When I first switched from my huge DSLR to the Olympus omd em5 mark 2, I fell in love with photography all over again. Suddenly my camera gear was less than half the size and weight. As a result, I ended up taking my camera out way more often and shooting more pictures.
Around the same time, I spent some time learning how to use Lightroom better, and the quality of my pictures just skyrocketed in no time.
Because this camera is so much smaller, it’s easier to handle. Thanks to its impressive image stabilization, I’m often able to get great shots while holding it with just one hand, and it doesn’t give me a sore back from carrying it around my neck all day like the DSLR did. When traveling with young kids, this makes a world of difference.
Regarding the Olympus specifically, I find the camera has amazing image quality. I’m blown away by the pictures I’m able to get with it, especially once I adjust the shadows & highlights to really bring out all the detail.
I love that all of the buttons on the camera are totally customizable. After I got those configured the way I wanted, I almost never change them.
Last, this camera and its lenses are quite a bit cheaper than comparable ones on a DSLR. Combined with the fact that the lenses are so much smaller and lighter, it’s easier and cheaper to get more of them. The money I made selling my used DSLR and lenses was almost enough cover my brand new Olympus and lenses.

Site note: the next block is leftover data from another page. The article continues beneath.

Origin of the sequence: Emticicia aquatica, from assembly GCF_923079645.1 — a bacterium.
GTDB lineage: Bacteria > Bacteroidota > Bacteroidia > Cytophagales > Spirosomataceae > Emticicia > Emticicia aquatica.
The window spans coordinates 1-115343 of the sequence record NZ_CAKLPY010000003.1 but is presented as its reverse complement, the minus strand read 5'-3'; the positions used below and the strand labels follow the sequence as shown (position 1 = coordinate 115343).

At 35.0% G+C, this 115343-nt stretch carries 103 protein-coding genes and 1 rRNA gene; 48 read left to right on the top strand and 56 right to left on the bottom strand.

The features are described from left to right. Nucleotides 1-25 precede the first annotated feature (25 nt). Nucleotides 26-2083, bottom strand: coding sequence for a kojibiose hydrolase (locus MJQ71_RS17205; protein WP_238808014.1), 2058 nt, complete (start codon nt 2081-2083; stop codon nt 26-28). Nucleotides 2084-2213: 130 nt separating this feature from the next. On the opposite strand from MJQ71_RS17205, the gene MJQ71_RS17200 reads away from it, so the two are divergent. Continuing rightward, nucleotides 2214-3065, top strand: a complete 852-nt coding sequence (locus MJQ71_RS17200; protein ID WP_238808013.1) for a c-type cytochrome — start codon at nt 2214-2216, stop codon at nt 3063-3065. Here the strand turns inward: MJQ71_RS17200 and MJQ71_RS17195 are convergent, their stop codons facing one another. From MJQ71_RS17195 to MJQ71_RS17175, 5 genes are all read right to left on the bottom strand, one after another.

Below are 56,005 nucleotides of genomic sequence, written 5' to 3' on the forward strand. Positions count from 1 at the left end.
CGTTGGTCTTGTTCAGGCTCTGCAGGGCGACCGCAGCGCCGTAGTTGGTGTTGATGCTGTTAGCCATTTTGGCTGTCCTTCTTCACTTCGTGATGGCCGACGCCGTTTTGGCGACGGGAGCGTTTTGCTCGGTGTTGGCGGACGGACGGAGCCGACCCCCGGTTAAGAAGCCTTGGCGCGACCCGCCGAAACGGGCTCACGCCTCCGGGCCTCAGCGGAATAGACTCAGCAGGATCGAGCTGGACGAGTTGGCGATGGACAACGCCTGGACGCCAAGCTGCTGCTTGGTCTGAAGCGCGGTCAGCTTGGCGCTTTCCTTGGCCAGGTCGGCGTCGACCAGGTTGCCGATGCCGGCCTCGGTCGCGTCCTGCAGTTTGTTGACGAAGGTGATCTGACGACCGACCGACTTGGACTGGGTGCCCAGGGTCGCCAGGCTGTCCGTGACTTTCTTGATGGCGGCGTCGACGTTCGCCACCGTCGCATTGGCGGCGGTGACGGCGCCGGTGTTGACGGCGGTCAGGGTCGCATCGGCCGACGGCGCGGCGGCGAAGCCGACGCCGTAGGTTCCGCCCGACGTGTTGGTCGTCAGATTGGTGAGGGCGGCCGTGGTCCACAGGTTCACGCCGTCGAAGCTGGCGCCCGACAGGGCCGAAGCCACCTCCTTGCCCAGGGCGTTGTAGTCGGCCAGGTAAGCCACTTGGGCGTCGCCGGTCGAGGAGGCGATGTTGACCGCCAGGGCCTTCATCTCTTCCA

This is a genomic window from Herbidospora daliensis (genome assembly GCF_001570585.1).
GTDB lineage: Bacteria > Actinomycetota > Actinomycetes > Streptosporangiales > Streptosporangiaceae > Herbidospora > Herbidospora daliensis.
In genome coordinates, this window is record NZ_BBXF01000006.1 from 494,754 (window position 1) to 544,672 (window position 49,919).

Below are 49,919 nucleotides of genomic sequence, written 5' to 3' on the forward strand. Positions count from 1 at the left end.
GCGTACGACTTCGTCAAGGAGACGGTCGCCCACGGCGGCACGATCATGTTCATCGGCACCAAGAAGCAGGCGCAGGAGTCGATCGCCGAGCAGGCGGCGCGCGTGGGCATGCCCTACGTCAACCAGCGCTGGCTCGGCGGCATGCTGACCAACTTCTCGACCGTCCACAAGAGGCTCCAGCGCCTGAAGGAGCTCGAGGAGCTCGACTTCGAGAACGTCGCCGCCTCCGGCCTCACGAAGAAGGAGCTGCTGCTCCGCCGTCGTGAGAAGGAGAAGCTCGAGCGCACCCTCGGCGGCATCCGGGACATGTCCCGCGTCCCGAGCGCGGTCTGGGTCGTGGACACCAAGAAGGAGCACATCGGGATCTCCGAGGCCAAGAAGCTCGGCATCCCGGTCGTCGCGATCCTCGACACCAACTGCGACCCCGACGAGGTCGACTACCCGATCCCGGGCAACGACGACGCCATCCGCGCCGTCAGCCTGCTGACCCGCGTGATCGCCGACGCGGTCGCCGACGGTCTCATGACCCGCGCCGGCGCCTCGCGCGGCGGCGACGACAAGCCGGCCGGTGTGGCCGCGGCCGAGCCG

Cons of the Olympus
While I really love the Olympus OMD EM5 Mark II for traveling, it’s not perfect. Here are a few downsides I’ve found over the last four or so years of using this camera.
Compared to DSLRs, the batteries of mirrorless cameras run out way faster. I carry four around at all times, and for longer trips where I don’t have access to power (for example multi-day hikes), that is barely enough.
The Olympus almost has TOO many features. This was a little overwhelming at first, but once I studied the instruction manual thoroughly, coupled with lots of online research, it all started to make sense. There are many features that I just never use.
While it’s nice to be able to customize all the buttons, the options are so extensive that it takes a while to get used to. In other words, it would be tough to buy this camera and start using it right away without doing a fair bit of research first, especially if you aren’t used to the Olympus interface.
Also, because there are so many little buttons in different places on this camera, I sometimes accidentally push one without realizing it. For example, I sometimes accidentally click my camera to manual focus without realizing it, then wonder why my camera won’t autofocus when I’m trying to get a shot. I supposed I could just deactivate that button, but it is convenient when I do need it.
Finally, if shooting in RAW, this camera’s “ORF” files have to be imported using Olympus software. You can’t import them directly with Lightroom. I find the Olympus software too slow to work with on my laptop, so I have export TIF files (which are huge) which I can then import and work with in Lightroom. I’m now totally used to this workflow, but it took some adjustment to get used to at first.
Which Lenses I Use on My Olympus
For a deeper analysis than what I will provide here, see my article covering my favorite Olympus lenses for traveling, including examples of photos I’ve shot with each one.